How To Control Tomato Blight

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Tomato plant withering from blight.

If it is not caught early and treated appropriately, Tomato blight, whether early or late, can destroy your whole tomato crop.  The first symptoms of blight are tiny spots, brownish or yellow, initially confined to the lower leaves.  If these are not dealt with promptly, they will spread and damage will begin to appear on the fruit itself.  Stems will also become infected and the whole plant will slowly wither and die.

Early tomato blight on leaf.         Early blight on fruit.

Late tomato blight on leaf.         Late blight on fruit

Both early and late tomato blight look somewhat similar.  It matter little what they look like as both can can quickly devastate a garden.

Blight is caused by a fungus-like mold, the same fungus that caused the Irish potato famine of the late eighteen hundreds.  Fortunately we now understand plant diseases better and have better methods for dealing with them.

These simple steps will help you control tomato blight:

1.  When buying tomato plants, check them carefully for any sign of disease.

2. Choose blight-resistant varieties.  These are available for all types of tomatoes.

3.  Stake your tomatoes on planting, and immediately remove any lower branches that touch the soil.

4.  Space all your plants well apart to ensure good air flow and avoid moisture buildup.  Removing the suckers also helps with air circulation.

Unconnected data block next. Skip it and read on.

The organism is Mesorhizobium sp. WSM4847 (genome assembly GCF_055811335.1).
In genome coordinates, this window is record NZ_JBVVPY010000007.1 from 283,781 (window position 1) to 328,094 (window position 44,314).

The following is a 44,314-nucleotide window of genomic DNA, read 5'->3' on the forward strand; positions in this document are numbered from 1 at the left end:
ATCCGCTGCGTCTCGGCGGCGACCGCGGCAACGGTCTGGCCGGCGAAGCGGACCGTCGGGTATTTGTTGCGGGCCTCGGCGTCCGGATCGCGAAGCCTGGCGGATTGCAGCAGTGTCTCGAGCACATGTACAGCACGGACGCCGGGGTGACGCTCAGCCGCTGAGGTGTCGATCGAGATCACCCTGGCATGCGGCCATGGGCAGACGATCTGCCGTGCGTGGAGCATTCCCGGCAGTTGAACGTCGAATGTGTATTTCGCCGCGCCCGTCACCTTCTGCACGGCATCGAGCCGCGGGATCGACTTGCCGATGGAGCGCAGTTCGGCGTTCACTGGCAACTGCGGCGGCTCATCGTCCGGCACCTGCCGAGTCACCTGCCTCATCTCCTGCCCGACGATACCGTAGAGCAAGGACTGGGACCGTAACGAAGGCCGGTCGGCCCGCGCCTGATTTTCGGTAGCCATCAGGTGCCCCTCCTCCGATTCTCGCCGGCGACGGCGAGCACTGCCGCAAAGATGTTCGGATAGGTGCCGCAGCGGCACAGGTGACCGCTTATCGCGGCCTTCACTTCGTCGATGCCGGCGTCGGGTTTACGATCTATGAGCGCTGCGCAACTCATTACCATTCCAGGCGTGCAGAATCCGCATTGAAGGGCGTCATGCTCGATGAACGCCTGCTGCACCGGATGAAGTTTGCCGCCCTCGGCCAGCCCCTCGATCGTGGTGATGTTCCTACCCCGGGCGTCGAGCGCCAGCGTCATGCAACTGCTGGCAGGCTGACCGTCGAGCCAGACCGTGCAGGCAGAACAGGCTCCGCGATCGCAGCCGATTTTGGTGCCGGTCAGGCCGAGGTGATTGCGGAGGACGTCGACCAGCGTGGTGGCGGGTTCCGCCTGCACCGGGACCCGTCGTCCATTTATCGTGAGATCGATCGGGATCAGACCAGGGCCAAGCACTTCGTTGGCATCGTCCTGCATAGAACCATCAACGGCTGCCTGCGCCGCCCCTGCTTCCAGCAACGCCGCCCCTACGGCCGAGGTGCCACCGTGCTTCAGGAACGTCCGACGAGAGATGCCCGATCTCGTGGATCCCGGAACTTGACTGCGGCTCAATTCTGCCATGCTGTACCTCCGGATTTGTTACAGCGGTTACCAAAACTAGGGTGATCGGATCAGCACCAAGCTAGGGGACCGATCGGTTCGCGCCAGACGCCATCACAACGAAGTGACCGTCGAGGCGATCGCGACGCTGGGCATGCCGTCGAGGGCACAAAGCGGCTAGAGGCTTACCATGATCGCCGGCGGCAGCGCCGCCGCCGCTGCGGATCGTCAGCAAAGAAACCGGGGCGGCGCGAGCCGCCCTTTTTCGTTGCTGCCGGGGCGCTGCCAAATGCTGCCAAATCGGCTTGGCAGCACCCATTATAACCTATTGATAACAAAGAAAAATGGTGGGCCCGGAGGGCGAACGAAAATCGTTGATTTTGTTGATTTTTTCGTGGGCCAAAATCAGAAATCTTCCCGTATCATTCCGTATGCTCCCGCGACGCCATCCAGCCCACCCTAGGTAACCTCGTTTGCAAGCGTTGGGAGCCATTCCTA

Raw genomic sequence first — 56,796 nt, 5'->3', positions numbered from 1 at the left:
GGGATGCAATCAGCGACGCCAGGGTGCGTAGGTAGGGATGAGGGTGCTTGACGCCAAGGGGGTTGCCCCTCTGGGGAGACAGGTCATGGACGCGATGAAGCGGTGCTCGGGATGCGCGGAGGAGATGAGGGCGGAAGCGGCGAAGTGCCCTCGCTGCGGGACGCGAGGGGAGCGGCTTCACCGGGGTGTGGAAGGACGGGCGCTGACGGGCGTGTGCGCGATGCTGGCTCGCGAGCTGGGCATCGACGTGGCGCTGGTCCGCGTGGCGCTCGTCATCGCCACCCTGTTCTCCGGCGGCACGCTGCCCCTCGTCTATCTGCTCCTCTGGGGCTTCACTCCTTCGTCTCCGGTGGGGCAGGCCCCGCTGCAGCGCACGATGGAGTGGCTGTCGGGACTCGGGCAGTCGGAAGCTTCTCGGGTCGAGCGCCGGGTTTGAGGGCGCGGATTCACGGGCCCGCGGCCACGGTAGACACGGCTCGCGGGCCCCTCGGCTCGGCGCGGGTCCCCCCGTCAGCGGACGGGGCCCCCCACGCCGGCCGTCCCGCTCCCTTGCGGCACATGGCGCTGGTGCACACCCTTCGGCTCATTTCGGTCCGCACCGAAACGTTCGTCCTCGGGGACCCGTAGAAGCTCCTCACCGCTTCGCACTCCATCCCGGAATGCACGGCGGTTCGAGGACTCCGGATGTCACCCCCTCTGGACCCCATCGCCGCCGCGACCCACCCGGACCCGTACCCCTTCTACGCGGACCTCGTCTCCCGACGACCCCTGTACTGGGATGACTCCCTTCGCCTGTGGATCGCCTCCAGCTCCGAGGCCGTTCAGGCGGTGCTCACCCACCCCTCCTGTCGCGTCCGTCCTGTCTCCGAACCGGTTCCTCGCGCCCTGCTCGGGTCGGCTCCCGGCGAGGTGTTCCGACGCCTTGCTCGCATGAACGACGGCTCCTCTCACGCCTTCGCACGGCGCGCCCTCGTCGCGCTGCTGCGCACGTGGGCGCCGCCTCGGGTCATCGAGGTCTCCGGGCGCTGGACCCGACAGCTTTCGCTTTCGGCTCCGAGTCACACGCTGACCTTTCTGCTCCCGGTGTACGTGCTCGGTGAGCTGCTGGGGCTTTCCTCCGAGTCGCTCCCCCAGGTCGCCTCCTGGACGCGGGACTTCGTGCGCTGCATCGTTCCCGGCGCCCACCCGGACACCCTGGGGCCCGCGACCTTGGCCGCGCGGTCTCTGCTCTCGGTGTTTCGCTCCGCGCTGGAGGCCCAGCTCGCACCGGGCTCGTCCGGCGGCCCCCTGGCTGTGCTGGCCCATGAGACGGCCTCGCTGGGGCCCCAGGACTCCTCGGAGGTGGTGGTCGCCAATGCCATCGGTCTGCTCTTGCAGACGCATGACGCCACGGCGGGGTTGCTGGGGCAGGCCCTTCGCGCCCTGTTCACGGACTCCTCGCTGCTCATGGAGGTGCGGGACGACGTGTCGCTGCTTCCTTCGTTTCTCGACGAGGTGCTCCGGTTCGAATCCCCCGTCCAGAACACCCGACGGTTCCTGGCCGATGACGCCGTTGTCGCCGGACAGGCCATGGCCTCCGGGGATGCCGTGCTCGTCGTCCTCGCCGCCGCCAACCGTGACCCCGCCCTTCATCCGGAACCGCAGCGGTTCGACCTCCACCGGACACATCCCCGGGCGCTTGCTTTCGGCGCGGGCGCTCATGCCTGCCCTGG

5.  Mulch well around the base of your plants.

6.  Water in the early morning so that the leaves will dry well during the day.  It is preferable to water only around the base of the plant, using a soaker hose or the pop bottle method.  Both these methods avoid water on the foliage.

7.  Remove, and dispose of, any leaves at the first sign of blight.  Either burn these or seal them in a plastic bag.  Do not put diseased vegetation in your compost.  Wash your hands and garden implements well if they come in contact with diseased plants.

8.  The first sign of blight indicates that you need to use a good quality of fungicide spray.  Try to use the least toxic as you do not want to destroy any beneficial insects.  Some gardeners choose to spray as a preventative.  This would not be my choice as toxic sprays, used indiscriminately, do more harm than good.  Choose an organic spray.

9.  At the end of each growing season, clean up the garden area well, removing any dead or dying foliage, as this may provide over-wintering for the blight organisms.

10.  Next year plant your tomatoes in a different location.  Do not plant them near potatoes as both can suffer from the same blight.

 

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